Howard Remus Smith | Inducted between 1920 and 1936
Stellar educator at three major universities, charter member of the American Society of Animal Nutrition and major contributor to a national campaign to eradicate bovine tuberculosis.
1872-1962 | Artist: Robert Wadsworth Grafton (1876-1936)
Impact & Accomplishments
Howard Remus Smith was born in Somerset, Michigan, and earned his bachelor’s degree from Michigan Agricultural College in 1895. For four years, he taught chemistry and physics at the high school level, while in graduate school at the University of Wisconsin.
He taught for one year at University of Missouri, and then from 1900 to 1912, was one of the first two faculty members hired for the University of Nebraska College of Agriculture, rising to professor and head of the animal husbandry department. During the period of 1905 to 1908, H. R. Smith was on the organizing committee of the American Society of Animal Nutrition, becoming a charter member and helping to establish the organization’s first annual meetings during the International Live Stock Exposition in Chicago.
He then headed the animal husbandry department at the University of Minnesota for three years. From 1915 to 1917, Smith was livestock specialist for the First National Bank of St. Paul and the Great Northern Railroad, and in 1917, he became livestock commissioner for the National Livestock Exchange, where he helped to launch a national campaign to eradicate bovine tuberculosis, publishing some of the most significant works on the subject.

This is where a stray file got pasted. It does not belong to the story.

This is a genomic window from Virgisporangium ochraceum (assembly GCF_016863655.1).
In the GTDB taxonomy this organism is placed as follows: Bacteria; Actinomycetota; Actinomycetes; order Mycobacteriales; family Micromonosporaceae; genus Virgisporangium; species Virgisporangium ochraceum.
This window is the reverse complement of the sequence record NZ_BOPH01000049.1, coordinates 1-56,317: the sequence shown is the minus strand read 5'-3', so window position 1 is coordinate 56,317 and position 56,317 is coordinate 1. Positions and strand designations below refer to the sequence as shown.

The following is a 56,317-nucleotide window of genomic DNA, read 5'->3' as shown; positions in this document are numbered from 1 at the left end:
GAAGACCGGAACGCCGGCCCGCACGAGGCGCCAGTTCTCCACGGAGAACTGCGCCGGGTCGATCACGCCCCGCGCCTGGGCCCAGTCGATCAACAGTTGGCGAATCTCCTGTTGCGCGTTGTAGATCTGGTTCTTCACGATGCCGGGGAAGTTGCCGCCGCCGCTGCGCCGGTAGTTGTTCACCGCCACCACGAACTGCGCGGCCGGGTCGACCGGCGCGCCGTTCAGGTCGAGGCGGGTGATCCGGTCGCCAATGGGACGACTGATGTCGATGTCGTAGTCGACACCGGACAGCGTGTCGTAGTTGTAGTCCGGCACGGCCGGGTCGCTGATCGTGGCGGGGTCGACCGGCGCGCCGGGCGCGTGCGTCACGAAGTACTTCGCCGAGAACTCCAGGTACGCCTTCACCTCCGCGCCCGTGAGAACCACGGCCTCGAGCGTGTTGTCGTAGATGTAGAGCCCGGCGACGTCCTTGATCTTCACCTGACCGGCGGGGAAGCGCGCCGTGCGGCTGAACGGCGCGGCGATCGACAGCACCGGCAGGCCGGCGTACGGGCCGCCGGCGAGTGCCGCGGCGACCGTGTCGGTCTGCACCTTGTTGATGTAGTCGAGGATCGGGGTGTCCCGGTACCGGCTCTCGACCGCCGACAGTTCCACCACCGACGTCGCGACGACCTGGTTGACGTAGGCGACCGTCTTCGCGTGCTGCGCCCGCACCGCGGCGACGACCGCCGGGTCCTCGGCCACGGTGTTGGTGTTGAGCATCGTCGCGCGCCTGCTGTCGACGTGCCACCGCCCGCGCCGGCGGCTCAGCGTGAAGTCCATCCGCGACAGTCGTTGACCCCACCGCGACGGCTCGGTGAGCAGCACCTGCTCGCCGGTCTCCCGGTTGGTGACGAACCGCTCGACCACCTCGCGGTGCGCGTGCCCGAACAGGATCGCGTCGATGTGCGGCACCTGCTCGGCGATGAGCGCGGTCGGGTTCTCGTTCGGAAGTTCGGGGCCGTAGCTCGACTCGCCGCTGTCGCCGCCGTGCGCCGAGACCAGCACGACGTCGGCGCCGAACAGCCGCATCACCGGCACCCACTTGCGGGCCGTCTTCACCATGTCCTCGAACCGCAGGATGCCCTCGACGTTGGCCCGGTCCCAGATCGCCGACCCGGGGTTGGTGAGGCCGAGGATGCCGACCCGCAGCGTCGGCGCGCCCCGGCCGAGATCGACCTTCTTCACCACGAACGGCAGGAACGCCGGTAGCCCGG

H. R. Smith was president of the National Agricultural Society from 1918 to 1920. From 1934 until his retirement in 1951, he was general manager of the National Livestock Loss Prevention Board. The University of Nebraska awarded him an honorary doctorate in 1944.
Did You Know?
H.R. Smith published some of the most significant works on the subject of bovine TB and was a critical component of the launch of the national campaign to eradicate bovine TB. This Texas vehicle was an example of the educational effort.
The National Tuberculosis Eradication Program, which is administered by the U.S. Department of Agriculture's (USDA) Animal and Plant Health Inspection Service (APHIS), State animal health agencies, and U.S. livestock producers, has nearly eradicated bovine TB from the Nation's livestock population since the program's inception in 1917. The presence of bovine TB in humans has also been reduced as a result of several factors, including the eradication program and pasteurization of milk. Many consider this one of the great animal and public health achievements in the United States.